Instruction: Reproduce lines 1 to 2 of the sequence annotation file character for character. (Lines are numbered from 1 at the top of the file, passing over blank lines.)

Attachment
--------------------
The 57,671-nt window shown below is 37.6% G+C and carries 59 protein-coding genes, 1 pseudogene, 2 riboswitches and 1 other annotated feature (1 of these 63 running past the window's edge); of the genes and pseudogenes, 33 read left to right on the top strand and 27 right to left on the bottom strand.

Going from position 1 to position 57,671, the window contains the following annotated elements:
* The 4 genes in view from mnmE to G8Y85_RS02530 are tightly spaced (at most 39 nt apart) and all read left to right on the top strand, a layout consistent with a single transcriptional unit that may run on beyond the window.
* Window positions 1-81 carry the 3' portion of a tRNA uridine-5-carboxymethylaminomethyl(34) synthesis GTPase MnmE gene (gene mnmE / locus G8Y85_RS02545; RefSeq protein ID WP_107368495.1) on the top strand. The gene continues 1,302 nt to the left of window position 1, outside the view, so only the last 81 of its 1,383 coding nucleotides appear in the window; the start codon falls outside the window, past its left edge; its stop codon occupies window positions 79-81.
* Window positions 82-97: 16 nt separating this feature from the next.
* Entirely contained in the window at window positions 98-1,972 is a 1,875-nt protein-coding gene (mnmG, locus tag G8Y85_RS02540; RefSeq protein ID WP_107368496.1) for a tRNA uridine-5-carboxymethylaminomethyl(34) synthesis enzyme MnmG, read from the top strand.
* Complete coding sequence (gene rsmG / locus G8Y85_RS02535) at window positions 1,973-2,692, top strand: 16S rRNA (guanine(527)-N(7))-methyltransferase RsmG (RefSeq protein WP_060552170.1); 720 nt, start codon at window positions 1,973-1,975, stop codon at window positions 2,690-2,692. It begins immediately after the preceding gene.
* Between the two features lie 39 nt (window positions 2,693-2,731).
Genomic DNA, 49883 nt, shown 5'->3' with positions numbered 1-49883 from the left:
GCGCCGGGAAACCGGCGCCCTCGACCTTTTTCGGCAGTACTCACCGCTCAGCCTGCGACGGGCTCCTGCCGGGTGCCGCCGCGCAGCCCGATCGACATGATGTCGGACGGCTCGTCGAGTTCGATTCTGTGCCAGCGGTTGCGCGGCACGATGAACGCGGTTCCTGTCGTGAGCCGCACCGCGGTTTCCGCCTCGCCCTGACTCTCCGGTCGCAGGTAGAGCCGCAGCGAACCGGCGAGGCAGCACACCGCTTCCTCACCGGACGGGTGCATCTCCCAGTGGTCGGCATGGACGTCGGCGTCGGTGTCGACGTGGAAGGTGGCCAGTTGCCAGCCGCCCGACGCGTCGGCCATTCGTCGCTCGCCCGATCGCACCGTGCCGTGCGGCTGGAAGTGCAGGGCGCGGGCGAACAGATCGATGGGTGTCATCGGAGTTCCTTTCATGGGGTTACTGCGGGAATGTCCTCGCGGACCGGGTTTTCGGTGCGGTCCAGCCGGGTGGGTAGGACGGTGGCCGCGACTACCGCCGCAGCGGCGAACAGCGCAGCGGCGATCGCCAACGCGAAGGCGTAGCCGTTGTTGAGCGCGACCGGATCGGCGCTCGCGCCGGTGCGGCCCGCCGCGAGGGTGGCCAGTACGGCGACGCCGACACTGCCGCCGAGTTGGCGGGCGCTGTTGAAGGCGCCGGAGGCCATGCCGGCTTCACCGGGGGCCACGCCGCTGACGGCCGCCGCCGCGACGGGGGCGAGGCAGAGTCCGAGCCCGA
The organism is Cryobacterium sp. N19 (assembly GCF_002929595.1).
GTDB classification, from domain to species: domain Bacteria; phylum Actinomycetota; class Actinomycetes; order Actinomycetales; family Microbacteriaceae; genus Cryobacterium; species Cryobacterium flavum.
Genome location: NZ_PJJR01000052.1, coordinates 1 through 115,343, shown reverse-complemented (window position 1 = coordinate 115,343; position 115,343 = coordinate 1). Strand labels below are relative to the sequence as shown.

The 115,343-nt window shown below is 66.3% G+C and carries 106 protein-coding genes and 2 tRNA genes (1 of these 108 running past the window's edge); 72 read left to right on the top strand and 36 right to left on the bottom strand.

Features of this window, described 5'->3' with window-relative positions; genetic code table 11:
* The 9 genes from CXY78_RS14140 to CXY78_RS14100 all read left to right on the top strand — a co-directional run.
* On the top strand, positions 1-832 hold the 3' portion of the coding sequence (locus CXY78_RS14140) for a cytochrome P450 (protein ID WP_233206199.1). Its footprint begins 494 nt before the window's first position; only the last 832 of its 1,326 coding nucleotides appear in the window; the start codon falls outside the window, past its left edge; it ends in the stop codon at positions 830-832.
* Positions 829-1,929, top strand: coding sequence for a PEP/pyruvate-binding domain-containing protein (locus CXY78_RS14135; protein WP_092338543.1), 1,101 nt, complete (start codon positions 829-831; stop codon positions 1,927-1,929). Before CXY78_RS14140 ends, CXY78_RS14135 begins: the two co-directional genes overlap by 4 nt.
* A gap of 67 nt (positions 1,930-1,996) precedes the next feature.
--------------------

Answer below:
The 57,671-nt window shown below is 37.6% G+C and carries 59 protein-coding genes, 1 pseudogene, 2 riboswitches and 1 other annotated feature (1 of these 63 running past the window's edge); of the genes and pseudogenes, 33 read left to right on the top strand and 27 right to left on the bottom strand.

Going from position 1 to position 57,671, the window contains the following annotated elements: